The cream of the crop of my collection, as it sits on a shelf in the dining room.

The cream of the crop of my collection, as it sits on a shelf in the dining room.

“”When Miss Emily Grierson died, our whole town went to her funeral: the men through a sort of respectful affection for a fallen monument, the women mostly out of curiosity to see the inside of her house, which no one save an old manservant – a combined gardener and cook – had seen in at least ten years.”  –  “A Rose for Emily”

I can blame the Tolkien obsession on my brothers.  But my Faulkner obsession has the blame laid squarely on Carol Mooney, my high school English teacher (both for Freshman and AP).  In AP English we read The Sound and the Fury and I was hooked for life.  And as for the collection, you can actually blame that on Veronica.  It was when she bought the Signet copy of Sanctuary because of how awesome the cover was, in spite of the fact that I already had it, that I started opening myself to collecting various editions of books.  Before I met her I owned precisely 1 copy of Lord of the Rings and 1 copy of The Sound and the Fury.

There is a competition going.  Looking in my Book Register (of course I have a spreadsheet that has all this information – read this and stop asking silly questions), the Faulkner collection currently encompasses 314 books for a total of 114273 pages.  The Tolkien collection only has 188 books for 88201 pages.  Of course, Tolkien only wrote two novels while Faulkner wrote 20.  And the Faulkner collection has probably only grown by about a shelf since we came to Boston, whereas the Tolkien collection has probably doubled in size.  Clearly they are the two collecting passions in my life (if by the two, you don’t count Star Wars, the Modern Library, the Viking Portable Library, Harry Potter or Lego). (more…)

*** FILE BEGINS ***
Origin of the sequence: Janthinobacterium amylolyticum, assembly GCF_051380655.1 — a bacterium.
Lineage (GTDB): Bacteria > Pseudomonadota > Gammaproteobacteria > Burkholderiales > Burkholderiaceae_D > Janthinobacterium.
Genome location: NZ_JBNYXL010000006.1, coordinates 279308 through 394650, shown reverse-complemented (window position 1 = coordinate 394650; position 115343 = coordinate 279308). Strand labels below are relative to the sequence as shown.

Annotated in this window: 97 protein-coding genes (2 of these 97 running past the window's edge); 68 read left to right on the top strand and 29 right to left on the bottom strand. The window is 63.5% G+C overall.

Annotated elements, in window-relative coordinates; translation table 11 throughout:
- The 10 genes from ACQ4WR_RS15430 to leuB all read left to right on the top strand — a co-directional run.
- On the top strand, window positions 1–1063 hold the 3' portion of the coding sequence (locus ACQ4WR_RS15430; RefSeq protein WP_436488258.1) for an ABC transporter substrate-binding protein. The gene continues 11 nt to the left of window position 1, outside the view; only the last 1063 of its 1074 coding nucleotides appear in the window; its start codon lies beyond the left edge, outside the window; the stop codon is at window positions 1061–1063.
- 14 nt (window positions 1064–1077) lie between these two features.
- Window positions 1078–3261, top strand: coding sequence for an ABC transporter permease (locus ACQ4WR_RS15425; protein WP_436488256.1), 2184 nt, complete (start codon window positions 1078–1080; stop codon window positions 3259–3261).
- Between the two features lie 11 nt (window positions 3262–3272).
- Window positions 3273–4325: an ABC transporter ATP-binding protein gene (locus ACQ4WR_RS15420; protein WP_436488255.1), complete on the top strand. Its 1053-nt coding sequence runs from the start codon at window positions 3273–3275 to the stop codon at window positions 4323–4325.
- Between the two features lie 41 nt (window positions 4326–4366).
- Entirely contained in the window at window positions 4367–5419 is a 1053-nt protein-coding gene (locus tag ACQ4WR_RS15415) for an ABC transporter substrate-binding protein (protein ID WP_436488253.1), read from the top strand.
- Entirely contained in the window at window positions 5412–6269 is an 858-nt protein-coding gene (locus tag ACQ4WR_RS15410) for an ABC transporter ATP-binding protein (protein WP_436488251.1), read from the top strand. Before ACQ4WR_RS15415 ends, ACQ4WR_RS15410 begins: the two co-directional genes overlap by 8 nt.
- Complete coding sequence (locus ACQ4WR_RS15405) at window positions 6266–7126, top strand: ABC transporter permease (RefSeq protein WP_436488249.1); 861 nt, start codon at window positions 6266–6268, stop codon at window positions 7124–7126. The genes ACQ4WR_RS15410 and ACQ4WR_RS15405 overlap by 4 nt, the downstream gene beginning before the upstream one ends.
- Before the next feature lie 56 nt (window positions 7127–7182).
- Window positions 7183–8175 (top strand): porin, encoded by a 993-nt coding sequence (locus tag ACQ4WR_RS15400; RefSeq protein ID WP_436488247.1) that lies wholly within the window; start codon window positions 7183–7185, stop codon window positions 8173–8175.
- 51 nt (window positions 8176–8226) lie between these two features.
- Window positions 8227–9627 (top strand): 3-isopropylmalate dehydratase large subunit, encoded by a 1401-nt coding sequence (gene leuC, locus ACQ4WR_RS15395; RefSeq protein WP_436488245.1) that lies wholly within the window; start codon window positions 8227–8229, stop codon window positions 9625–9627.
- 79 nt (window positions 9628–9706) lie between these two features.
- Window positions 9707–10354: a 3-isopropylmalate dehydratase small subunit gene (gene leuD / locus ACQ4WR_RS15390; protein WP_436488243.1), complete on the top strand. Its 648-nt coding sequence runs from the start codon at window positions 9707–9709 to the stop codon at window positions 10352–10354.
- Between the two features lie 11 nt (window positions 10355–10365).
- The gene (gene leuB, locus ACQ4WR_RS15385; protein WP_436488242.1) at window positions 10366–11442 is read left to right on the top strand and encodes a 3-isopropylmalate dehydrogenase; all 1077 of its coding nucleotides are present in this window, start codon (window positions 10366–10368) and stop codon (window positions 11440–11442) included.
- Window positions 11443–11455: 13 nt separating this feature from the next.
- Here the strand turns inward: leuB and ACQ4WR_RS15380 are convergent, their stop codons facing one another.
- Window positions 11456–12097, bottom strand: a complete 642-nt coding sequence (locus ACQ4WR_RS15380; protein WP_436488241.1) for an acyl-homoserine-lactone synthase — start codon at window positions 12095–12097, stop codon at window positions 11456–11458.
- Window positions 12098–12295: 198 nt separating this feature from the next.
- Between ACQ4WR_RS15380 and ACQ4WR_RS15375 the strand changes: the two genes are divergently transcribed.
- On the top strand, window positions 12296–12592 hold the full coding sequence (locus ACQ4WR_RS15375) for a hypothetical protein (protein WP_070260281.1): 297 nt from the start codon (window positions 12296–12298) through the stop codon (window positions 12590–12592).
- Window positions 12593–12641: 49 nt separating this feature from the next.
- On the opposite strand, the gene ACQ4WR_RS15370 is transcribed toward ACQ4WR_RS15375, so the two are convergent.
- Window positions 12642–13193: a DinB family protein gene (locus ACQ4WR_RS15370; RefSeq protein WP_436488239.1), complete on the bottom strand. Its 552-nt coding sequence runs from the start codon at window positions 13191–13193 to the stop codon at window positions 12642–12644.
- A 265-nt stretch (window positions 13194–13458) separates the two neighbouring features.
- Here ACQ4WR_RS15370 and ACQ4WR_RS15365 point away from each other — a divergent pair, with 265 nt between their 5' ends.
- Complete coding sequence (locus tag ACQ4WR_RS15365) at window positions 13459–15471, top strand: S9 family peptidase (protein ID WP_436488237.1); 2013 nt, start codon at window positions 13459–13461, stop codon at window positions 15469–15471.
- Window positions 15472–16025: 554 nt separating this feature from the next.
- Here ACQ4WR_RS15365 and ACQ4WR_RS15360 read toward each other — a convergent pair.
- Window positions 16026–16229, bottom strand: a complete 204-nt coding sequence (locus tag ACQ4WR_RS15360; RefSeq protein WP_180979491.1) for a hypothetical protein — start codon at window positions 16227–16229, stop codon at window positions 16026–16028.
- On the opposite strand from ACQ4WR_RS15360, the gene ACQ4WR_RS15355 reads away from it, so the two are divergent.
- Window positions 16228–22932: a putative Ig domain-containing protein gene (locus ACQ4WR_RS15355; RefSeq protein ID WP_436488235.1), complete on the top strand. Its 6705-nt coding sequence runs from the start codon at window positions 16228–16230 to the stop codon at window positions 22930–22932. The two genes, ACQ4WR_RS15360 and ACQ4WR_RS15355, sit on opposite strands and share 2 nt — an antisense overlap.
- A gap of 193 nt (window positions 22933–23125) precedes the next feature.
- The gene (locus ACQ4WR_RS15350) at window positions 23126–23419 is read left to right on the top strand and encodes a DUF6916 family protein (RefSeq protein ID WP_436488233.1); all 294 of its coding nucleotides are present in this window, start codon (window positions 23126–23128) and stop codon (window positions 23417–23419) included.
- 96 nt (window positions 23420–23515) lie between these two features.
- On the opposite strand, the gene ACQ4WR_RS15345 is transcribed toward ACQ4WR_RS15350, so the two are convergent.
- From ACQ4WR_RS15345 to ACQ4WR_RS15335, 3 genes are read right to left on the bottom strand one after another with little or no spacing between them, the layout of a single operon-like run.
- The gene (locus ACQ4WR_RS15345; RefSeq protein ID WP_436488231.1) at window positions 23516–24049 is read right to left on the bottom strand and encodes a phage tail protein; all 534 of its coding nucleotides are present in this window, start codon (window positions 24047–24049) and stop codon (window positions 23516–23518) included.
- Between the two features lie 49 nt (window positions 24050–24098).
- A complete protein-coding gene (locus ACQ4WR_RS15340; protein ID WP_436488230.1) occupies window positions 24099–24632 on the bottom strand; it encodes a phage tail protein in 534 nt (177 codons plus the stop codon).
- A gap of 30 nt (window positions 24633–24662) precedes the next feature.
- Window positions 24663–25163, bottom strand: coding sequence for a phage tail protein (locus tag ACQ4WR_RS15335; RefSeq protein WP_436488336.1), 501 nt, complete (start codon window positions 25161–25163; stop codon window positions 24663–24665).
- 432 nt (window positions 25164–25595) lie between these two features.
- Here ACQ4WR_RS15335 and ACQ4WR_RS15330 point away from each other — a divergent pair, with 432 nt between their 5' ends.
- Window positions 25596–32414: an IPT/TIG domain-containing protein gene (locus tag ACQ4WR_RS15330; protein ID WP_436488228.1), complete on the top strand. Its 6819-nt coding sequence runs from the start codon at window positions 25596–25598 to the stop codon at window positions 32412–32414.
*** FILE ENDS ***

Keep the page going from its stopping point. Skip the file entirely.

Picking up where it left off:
The Vintage Corrected Text mass market copy of The Sound and the Fury I bought for AP English in 1991.  I haven't parted with it since.

The Vintage Corrected Text mass market copy of The Sound and the Fury I bought for AP English in 1991. I haven’t parted with it since.

The Sound and the Fury

  • Rank:  #1
  • Author:  William Faulkner  (1897  –  1962)
  • Published:  1929
  • Publisher:  Jonathan Cape & Harrison Smith, Inc.
  • Pages:  378
  • First Line:  “Through the fence, between the curling flower spaces, I could see them hitting.”
  • Last Line:  “The broken flower drooped over Ben’s fist and his eyes were empty and blue and serene again as cornice and facade flowed smoothly once more from left to right, post and tree, window and doorway and signboard each in its ordered place.”
  • ML Version:  #187  (with As I Lay Dying – 1946), #187  (by itself – 1966), P6 (both with As I Lay Dying and by itself), gold dust jacket, new dust jacket
  • Acclaim:  Modern Library Top 100 English Language Novels of the 20th Century #6, Le Monde’s 100 Books of the Century, All-TIME List
  • Film Version:  1959  (***  –  dir. Martin Ritt)
  • First Read:  Fall, 1991 (more…)
The Top 100 Novels.

The Top 100 Novels.

Here it is.  My Top 100 Novels – the complete list.

The intro was here.  The second 100 can be found here.  Various statistics and trivia about the list can be found here.

Here is the list: (more…)

Faulkner is the king of the list.  Does that really surprise you?

Faulkner is the king of the list. Does that really surprise you?

Before I put up the full Top 100 list (and do the post for #1), I am tossing up this bit of various trivia and statistics about the novels on my Top 100 list and on the 101-200 list.

Please note that none of the lists involving 101-200 have numbers attached because I didn’t rank them.